GoDaddy Comments on Uniregistry Price Increase

GoDaddy LogoSince reading about the reported price increases on some new domain name extensions operated by Uniregistry, I emailed a few people at industry companies to get their take on the news. I have not received many comments yet, but this afternoon, I heard back from Rich Merdinger, VP of Domains at GoDaddy who had this to say about the reported news:

“It’s unfortunate that Uniregistry is going with such a dramatic price increase. Regardless of the economics, it’s an extremely poor customer experience. If our customers plan on staying on these domains, we encourage them to renew for as far out as they can before the prices change. If they want to move to do a different domain name, we’ll do our best to assist them.”

As I wrote earlier this morning, I think that domain registrars like GoDaddy are the companies that will get the most flack for the increasing prices. Although the number of extensions that are facing these large price increases is relatively small compared to the entirety of the new gTLD program, it will likely cause anger and dismay for GoDaddy’s customers who own domain names that are going to be much more expensive to renew.

It makes sense for GoDaddy to encourage its customers to register their names as far out into the future as they are able, but that is sort of kicking the can down the road. Who is to say that the prices don’t increase massively in the future causing more problems down the road? Eventually these domain names will need to be renewed at the increased pricing or potentially even higher pricing.

I wonder if domain registrars like GoDaddy would be able to get registries to contractually lock in pricing parameters in order for the registrar  to continue selling their extensions. For instance, it would be helpful to consumers if GoDaddy was able to get  registry operators to agree to a certain percentage of price increases over a long period of time. If that were doable, it might give confidence to its customers knowing that the price may go up a bit, but it won’t be above a certain price level.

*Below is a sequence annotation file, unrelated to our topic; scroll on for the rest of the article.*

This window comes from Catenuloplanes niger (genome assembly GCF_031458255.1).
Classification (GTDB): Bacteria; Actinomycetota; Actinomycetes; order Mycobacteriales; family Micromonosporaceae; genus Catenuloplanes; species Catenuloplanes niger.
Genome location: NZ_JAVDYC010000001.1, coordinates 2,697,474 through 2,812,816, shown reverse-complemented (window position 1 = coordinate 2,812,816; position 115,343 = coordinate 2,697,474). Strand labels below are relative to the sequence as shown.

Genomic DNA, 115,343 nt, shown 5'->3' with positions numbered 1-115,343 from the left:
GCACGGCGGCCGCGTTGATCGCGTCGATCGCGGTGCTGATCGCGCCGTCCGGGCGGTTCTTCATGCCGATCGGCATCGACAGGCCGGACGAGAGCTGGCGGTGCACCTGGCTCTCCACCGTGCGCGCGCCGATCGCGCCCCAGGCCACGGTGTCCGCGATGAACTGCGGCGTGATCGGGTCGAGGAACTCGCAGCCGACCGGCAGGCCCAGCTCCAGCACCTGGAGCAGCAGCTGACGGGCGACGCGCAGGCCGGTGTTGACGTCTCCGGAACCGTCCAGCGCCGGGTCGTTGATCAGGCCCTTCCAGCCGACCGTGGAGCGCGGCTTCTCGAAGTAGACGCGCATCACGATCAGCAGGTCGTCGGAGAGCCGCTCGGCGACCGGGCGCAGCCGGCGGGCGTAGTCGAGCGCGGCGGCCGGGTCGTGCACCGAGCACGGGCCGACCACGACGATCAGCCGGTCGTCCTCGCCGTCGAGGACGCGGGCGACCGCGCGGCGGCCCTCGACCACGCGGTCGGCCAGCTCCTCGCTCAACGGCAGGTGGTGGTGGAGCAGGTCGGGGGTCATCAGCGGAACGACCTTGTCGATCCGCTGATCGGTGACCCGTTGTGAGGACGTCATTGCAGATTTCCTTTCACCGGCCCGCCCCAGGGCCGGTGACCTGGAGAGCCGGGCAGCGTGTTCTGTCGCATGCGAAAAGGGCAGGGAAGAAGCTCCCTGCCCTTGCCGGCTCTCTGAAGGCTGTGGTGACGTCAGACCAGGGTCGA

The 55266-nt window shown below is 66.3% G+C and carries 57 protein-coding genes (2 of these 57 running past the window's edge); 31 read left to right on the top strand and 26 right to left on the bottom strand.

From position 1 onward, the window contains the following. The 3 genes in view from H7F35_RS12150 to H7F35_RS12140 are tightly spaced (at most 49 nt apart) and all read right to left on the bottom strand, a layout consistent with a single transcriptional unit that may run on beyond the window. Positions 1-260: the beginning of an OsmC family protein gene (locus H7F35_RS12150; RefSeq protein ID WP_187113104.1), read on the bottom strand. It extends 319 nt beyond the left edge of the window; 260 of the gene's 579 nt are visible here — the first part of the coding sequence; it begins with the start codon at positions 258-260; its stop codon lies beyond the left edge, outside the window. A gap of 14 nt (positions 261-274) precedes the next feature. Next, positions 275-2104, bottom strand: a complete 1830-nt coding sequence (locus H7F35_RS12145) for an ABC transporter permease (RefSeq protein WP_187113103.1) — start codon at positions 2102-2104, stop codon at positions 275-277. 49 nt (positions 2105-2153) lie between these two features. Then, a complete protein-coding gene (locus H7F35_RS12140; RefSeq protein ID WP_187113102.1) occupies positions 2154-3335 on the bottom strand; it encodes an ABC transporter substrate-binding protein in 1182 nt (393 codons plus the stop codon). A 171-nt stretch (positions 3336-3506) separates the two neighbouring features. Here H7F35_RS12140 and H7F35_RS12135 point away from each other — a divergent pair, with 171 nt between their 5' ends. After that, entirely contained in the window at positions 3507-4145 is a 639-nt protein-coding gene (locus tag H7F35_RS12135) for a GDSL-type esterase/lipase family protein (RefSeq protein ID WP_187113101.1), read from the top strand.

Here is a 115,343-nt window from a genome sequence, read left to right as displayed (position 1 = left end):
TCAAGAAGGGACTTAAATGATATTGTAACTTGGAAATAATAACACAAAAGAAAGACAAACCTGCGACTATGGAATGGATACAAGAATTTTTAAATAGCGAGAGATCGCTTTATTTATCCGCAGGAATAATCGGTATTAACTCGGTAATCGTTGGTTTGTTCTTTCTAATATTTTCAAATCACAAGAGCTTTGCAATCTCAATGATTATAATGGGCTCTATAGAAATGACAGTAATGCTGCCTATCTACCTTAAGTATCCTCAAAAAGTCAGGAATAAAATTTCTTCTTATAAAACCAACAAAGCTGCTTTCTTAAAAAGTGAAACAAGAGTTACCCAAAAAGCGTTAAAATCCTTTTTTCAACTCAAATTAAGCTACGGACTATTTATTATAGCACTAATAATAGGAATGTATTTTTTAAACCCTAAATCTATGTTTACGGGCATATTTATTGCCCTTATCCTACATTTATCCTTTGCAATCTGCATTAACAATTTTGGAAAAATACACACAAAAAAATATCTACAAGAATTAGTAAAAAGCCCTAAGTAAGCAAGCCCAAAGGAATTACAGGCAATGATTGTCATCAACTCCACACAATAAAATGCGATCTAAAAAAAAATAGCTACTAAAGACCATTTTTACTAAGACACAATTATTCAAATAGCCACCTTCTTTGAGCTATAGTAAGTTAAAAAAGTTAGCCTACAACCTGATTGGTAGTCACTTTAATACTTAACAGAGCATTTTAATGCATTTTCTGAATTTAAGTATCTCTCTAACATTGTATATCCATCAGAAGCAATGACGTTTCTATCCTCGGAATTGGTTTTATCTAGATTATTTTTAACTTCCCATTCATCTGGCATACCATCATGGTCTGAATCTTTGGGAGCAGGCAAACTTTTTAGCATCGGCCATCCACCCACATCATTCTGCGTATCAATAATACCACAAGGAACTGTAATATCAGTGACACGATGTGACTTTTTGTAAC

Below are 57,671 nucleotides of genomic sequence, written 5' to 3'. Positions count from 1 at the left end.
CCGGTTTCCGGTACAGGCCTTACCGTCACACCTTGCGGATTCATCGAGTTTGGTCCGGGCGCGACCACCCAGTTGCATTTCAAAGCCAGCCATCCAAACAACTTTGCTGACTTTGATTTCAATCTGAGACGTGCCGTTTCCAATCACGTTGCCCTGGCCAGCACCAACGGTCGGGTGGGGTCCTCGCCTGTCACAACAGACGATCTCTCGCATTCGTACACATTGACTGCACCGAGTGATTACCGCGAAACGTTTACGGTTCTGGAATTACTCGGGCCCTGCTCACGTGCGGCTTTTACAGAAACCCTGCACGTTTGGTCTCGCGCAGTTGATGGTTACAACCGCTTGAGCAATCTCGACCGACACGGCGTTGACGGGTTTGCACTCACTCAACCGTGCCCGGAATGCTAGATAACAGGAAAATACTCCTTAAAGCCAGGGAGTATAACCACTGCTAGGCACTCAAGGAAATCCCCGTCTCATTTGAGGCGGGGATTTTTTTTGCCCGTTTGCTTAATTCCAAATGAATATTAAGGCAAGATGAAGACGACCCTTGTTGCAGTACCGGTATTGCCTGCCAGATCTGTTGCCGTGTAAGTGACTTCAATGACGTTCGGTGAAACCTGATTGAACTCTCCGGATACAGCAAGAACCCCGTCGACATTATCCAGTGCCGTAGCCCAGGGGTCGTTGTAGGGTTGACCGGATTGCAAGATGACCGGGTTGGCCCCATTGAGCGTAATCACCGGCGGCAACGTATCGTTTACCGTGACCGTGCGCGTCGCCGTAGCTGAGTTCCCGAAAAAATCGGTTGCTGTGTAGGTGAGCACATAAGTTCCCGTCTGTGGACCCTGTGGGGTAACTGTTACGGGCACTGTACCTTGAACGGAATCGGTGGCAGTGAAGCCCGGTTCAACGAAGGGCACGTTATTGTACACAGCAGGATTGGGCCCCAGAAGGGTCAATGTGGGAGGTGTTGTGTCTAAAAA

Elliot Silver
Elliot Silver
About The Author: Elliot Silver is an Internet entrepreneur and publisher of Elliot is also the founder and President of Top Notch Domains, LLC, a company that has closed eight figures in deals. Please read the Terms of Use page for additional information about the publisher, website comment policy, disclosures, and conflicts of interest. Reach out to Elliot: Twitter | Facebook | LinkedIn


  1. “…but that is sort of kicking the can down the road.” Very true. Someone is eventually going to have to pay huge renewal prices. And I can’t help but think that is going to make selling these domains even more difficult.

  2. The gTLD-mania bubble is popping before our eyes. Those that pay the up-front 10 year renewal fees, to avoid this pricing chaos, are just enriching the registry.

    Eventually most of the new gTLDs are going dark anyway. Save your money and invest in a relevant dot-COM.

    dot-COM is king…

  3. What if you kick the can down the road a few years by renewing out several years only to find out that the domain extension will be sunsetted?

    I think it would be better to try to change domains right now and redirect the current domain to your new domain and brand that new domain over the next couple of years.

    • Agree, but even if that didn’t happen, once a domain has a high reg fee attached it becomes very difficult to sell.

      If a domainer renews for 10 years the next owner still won’t want to hold a domain where high payments will eventually be due. People used to find this with .tv premiums, the domains just became hot potatoes even with years paid up.

  4. It’s a sad state of affairs for the entire world really.

    Not having price regulation to begin with is deeply flawed.

    Forcing the entire new gTLD system and phenomenon to be a huge money grab for everyone from the start is deeply flawed.

    Don’t like the sound of “regulation” or “price caps,” and prefer an unfettered “free market”? Fine, then expect the free market to say “no thanks” to both higher prices now and be hesitant to gamble on 10-year postponments.

    It should have been more like it was for .US, .info, .biz, etc.

  5. Perhaps Godaddy and all the other registrars should collectively dump Uniregistry from their platforms – I’m thinking this would send a message.


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